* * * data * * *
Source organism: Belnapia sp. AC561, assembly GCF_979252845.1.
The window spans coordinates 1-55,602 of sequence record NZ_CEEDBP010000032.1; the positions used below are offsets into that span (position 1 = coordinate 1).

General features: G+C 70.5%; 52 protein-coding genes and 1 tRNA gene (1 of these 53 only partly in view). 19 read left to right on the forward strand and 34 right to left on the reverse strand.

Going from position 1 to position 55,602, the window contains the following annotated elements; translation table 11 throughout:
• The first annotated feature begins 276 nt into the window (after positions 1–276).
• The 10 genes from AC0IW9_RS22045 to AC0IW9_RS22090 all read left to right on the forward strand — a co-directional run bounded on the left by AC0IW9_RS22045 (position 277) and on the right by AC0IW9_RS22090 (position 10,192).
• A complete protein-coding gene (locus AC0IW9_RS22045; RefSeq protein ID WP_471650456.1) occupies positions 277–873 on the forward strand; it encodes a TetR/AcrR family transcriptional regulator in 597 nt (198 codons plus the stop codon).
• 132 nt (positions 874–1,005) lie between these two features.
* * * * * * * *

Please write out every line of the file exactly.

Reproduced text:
Source organism: Belnapia sp. AC561, assembly GCF_979252845.1.
The window spans coordinates 1-55,602 of sequence record NZ_CEEDBP010000032.1; the positions used below are offsets into that span (position 1 = coordinate 1).

General features: G+C 70.5%; 52 protein-coding genes and 1 tRNA gene (1 of these 53 only partly in view). 19 read left to right on the forward strand and 34 right to left on the reverse strand.

Going from position 1 to position 55,602, the window contains the following annotated elements; translation table 11 throughout:
• The first annotated feature begins 276 nt into the window (after positions 1–276).
• The 10 genes from AC0IW9_RS22045 to AC0IW9_RS22090 all read left to right on the forward strand — a co-directional run bounded on the left by AC0IW9_RS22045 (position 277) and on the right by AC0IW9_RS22090 (position 10,192).
• A complete protein-coding gene (locus AC0IW9_RS22045; RefSeq protein ID WP_471650456.1) occupies positions 277–873 on the forward strand; it encodes a TetR/AcrR family transcriptional regulator in 597 nt (198 codons plus the stop codon).
• 132 nt (positions 874–1,005) lie between these two features.